29. 29. OpenMP Example #2: Private Variables !$OMP PARALLEL DO SHARED(A,B,C,N) PRIVATE(I,TEMP) do I=1,N TEMP = A(I)/B(I) C(I) = TEMP + SQRT(TEMP) end do !$OMP END PARALLEL DO • In this loop, each processor needs its own private copy of the variable TEMP. • If TEMP were shared, the result would be unpredictable since multiple processors would be writing to the same memory location.29 © 2012 WIPRO LTD | WWW.WIPRO.COM
  30. 30. Distributed Memory Programming: MPI • Distributed memory systems have separate address spaces for each processor • Local memory accessed faster than remote memory • Data must be manually decomposed • MPI is the de facto standard for distributed memory programming (library of subprogram calls) • Vendors typically have native libraries such as SHMEM (T3E) and LAPI (IBM)30 © 2012 WIPRO LTD | WWW.WIPRO.COM
  31. 31. Data Decomposition • For distributed memory systems, the ‘whole’ grid is decomposed to the individual nodes - Each node works on its section of the problem - Nodes can exchange information31 © 2012 WIPRO LTD | WWW.WIPRO.COM
  32. 32. Typical Data Decomposition • Example: integrate 2-D propagation problem:32 © 2012 WIPRO LTD | WWW.WIPRO.COM
  33. 33. MPI Example #1 • Every MPI program needs these: #include “mpi.h” int main(int argc, char *argv[]) { int nPEs, iam; /* Initialize MPI */ ierr = MPI_Init(&argc, &argv); /* How many total PEs are there */ ierr = MPI_Comm_size(MPI_COMM_WORLD, &nPEs); /* What node am I (what is my rank?) */ ierr = MPI_Comm_rank(MPI_COMM_WORLD, &iam); ierr = MPI_Finalize(); }33 © 2012 WIPRO LTD | WWW.WIPRO.COM
  34. 34. MPI Example #2 #include “mpi.h” int main(int argc, char *argv[]) { int numprocs, myid; MPI_Init(&argc,&argv); MPI_Comm_size(MPI_COMM_WORLD,&numprocs); MPI_Comm_rank(MPI_COMM_WORLD,&myid); /* print out my rank and this runs PE size */ printf("Hello from %d of %dn", myid, numprocs); MPI_Finalize(); }34 © 2012 WIPRO LTD | WWW.WIPRO.COM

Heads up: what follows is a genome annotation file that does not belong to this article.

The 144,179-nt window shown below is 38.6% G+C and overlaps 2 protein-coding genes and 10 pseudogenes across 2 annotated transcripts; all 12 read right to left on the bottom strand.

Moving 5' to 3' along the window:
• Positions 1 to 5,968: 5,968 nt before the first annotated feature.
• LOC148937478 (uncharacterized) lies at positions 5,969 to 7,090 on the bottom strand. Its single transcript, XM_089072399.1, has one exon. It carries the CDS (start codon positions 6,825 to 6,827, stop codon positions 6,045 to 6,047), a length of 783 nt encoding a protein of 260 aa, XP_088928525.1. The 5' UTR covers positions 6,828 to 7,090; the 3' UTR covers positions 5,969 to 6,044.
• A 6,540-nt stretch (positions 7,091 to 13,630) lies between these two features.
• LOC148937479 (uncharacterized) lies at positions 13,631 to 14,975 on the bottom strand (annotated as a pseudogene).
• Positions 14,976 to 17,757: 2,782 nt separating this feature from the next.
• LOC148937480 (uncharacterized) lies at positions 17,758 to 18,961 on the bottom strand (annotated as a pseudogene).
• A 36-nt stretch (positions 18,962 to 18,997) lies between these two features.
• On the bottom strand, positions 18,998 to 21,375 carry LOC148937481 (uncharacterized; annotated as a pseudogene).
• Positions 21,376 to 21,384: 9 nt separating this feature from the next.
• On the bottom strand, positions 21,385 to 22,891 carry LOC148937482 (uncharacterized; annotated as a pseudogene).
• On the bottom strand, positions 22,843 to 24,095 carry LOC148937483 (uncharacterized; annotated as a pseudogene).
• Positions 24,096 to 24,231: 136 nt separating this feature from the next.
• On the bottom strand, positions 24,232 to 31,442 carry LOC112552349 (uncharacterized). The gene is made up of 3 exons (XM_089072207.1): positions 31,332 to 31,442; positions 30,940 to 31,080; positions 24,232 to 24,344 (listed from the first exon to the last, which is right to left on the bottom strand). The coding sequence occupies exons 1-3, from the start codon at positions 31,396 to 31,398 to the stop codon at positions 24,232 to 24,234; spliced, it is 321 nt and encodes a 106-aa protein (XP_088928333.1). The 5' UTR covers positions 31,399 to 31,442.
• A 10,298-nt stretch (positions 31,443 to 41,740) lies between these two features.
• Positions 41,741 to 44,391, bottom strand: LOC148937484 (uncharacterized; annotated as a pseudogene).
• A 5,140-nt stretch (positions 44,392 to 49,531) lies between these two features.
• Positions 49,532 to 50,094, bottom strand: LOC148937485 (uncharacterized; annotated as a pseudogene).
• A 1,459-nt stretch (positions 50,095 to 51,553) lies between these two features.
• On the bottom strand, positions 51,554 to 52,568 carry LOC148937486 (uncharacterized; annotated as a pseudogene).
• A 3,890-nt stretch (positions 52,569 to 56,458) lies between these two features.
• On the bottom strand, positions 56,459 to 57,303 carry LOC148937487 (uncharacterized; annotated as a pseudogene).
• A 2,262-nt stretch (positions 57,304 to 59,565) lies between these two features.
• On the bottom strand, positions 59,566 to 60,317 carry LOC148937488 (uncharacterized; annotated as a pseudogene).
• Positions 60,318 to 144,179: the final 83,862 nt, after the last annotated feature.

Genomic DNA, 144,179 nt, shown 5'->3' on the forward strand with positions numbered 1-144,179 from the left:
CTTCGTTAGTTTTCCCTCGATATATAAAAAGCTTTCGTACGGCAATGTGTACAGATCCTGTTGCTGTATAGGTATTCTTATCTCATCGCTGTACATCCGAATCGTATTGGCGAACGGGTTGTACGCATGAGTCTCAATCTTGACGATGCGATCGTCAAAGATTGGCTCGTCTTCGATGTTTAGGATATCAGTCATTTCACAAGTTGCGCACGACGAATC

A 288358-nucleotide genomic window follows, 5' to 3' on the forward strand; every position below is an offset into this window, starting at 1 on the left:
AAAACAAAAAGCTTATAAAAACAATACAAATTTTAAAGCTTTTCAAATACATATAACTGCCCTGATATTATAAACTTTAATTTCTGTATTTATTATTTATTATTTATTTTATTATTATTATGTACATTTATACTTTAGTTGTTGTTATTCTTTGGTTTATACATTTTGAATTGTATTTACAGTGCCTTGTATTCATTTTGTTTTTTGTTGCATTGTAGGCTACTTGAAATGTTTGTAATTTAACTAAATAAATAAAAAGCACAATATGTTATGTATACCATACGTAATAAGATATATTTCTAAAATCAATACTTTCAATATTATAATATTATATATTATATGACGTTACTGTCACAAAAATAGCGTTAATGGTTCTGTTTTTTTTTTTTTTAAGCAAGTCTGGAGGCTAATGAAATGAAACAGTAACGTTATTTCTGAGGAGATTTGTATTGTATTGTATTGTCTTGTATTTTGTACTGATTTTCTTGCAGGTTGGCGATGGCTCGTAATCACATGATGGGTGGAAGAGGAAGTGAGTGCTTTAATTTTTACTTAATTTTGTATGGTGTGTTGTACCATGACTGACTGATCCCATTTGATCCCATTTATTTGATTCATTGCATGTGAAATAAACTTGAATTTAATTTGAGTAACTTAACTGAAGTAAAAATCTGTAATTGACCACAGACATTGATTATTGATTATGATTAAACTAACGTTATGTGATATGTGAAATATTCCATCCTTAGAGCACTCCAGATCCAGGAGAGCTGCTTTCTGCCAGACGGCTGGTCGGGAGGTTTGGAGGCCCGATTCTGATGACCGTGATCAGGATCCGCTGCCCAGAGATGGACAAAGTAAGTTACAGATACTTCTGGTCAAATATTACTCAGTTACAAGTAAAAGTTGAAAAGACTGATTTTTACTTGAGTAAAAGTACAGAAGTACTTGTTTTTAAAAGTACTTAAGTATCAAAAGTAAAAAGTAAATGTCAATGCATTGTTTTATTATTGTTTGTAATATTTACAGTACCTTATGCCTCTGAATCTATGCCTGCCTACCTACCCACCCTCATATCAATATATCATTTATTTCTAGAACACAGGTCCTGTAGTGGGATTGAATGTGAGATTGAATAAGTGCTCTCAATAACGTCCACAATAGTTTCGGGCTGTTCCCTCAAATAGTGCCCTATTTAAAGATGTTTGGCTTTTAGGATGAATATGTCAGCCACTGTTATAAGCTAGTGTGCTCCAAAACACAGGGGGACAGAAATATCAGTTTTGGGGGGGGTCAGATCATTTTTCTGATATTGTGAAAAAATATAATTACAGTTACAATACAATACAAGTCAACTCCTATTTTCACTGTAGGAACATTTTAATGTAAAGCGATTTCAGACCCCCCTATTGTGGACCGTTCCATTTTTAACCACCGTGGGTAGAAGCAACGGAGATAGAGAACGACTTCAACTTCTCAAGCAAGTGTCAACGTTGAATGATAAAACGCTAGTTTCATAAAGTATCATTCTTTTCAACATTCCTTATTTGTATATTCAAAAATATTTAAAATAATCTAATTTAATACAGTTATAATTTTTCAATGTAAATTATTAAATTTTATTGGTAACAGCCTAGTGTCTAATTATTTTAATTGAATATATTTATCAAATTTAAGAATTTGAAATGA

35. 35. MPI: Sends and Receives • MPI programs must send and receive data between the processors (communication) • The most basic calls in MPI (besides the three initialization and one finalization calls) are: - MPI_Send - MPI_Recv • These calls are blocking: the source processor issuing the send/receive cannot move to the next statement until the target processor issues the matching receive/send.35 © 2012 WIPRO LTD | WWW.WIPRO.COM
  36. 36. Message Passing Communication • Processes in message passing programs communicate by passing messages • Basic message passing primitives: MPI_CHAR, MPI_SHORT, … • Send (parameters list) • Receive (parameter list) • Parameters depend on the library used • Barriers36 © 2012 WIPRO LTD | WWW.WIPRO.COM
  37. 37. 37 © 2012 WIPRO LTD | WWW.WIPRO.COM
  38. 38. Final Thoughts • These are exciting and turbulent times in HPC. • Systems with multiple shared memory nodes and multiple cores per node are the norm. • Accelerators are rapidly gaining acceptance. • Going forward, the most practical programming paradigms to learn are: - Pure MPI - MPI plus multithreading (OpenMP or pthreads) - Accelerator models (MPI or multithreading for MIC, CUDA or OpenCL for GPU)38 © 2012 WIPRO LTD | WWW.WIPRO.COM
  39. 39. THANK YOU39 © 2012 WIPRO LTD | WWW.WIPRO.COM